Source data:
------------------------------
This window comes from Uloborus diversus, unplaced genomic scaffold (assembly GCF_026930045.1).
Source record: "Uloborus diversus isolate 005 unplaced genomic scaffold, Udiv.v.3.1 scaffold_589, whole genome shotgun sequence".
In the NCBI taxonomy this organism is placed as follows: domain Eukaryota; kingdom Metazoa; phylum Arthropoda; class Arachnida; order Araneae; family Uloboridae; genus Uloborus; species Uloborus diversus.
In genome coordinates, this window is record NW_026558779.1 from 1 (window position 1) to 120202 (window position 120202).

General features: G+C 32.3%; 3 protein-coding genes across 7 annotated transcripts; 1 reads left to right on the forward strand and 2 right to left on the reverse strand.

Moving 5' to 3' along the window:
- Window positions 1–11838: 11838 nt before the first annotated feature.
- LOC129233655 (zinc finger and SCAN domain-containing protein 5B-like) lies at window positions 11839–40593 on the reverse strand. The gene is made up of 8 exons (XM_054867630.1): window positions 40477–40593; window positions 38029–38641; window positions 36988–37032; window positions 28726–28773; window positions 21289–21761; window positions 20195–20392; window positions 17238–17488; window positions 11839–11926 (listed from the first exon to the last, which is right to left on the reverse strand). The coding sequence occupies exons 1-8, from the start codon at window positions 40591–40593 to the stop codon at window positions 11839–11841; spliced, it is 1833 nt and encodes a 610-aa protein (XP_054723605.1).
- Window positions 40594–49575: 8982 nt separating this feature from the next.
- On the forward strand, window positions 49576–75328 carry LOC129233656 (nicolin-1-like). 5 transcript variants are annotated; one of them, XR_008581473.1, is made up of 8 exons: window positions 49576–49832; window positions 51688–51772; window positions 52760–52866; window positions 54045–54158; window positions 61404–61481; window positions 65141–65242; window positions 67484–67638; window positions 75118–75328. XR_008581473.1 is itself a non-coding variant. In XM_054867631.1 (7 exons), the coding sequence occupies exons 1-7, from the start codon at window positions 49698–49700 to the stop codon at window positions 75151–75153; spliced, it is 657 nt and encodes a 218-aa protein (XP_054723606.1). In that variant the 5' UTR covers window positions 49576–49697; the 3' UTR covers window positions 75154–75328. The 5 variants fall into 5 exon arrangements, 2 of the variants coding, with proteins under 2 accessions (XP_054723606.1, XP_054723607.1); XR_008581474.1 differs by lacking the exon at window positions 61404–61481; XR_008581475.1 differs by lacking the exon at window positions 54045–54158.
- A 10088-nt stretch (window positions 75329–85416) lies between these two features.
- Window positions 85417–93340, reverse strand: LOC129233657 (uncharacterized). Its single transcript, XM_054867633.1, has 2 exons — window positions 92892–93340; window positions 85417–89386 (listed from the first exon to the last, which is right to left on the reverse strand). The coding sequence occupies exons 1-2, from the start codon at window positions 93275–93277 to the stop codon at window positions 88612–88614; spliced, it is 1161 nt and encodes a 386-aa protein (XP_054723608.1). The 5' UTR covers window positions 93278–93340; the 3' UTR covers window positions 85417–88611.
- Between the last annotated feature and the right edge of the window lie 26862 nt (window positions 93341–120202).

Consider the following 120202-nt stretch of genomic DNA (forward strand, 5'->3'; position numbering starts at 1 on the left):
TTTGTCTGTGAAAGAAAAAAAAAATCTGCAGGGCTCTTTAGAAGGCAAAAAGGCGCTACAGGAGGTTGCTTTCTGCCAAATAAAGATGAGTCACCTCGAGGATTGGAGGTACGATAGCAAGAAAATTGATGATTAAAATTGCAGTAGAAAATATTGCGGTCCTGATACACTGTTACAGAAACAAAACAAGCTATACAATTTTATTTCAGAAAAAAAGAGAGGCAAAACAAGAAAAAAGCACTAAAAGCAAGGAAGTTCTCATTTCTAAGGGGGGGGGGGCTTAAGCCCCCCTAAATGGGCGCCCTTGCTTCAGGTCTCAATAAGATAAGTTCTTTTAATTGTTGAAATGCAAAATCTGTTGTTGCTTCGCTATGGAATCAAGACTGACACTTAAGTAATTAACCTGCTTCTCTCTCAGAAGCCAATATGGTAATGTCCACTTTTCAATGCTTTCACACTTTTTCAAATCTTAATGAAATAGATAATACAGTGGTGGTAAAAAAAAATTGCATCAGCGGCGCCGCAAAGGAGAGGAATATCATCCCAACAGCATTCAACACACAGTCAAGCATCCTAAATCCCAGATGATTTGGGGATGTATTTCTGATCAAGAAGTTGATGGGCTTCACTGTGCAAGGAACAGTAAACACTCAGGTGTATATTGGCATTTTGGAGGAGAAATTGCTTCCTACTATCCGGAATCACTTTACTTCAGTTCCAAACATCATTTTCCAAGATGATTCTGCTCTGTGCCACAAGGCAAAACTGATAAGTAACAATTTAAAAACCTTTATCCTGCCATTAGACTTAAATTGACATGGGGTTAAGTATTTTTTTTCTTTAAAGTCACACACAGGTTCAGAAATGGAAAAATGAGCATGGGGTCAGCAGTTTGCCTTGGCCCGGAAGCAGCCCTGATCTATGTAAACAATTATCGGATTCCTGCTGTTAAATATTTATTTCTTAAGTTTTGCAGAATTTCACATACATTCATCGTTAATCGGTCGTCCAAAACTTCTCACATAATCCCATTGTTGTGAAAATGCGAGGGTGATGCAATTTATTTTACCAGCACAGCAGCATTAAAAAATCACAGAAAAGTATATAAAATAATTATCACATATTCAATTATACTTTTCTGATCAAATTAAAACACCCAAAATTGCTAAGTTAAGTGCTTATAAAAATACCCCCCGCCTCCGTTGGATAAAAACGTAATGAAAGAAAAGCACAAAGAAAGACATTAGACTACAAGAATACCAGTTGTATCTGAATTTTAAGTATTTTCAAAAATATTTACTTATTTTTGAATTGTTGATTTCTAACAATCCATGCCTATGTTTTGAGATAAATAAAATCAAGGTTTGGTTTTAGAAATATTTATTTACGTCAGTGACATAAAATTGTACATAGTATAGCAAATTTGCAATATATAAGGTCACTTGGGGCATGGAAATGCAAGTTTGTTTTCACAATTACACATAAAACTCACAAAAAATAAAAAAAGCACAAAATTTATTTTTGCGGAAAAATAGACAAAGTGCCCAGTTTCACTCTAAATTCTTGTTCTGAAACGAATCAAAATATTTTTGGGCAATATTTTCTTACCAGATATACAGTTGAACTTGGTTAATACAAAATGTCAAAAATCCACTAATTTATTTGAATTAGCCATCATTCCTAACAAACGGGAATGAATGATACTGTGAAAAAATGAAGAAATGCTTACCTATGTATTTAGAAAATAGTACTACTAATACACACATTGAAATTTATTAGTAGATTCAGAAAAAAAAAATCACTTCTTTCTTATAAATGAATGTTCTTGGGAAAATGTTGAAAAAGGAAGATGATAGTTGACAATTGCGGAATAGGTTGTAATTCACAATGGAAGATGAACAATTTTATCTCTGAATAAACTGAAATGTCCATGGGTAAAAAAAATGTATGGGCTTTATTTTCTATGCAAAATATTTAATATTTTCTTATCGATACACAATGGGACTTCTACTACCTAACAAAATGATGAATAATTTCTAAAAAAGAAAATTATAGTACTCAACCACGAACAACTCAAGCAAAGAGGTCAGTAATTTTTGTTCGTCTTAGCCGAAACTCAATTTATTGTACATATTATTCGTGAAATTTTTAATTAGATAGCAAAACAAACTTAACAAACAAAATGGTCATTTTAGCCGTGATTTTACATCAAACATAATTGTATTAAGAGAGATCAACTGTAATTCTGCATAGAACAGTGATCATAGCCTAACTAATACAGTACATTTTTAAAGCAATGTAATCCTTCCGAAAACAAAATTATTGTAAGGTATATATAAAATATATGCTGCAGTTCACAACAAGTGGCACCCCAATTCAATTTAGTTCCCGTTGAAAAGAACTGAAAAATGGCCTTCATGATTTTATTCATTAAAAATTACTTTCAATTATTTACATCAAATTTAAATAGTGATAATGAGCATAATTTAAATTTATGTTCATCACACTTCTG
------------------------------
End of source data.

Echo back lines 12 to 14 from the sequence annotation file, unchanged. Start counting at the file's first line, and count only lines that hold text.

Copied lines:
- Window positions 85417–93340, reverse strand: LOC129233657 (uncharacterized). Its single transcript, XM_054867633.1, has 2 exons — window positions 92892–93340; window positions 85417–89386 (listed from the first exon to the last, which is right to left on the reverse strand). The coding sequence occupies exons 1-2, from the start codon at window positions 93275–93277 to the stop codon at window positions 88612–88614; spliced, it is 1161 nt and encodes a 386-aa protein (XP_054723608.1). The 5' UTR covers window positions 93278–93340; the 3' UTR covers window positions 85417–88611.
- Between the last annotated feature and the right edge of the window lie 26862 nt (window positions 93341–120202).

Consider the following 120202-nt stretch of genomic DNA (forward strand, 5'->3'; position numbering starts at 1 on the left):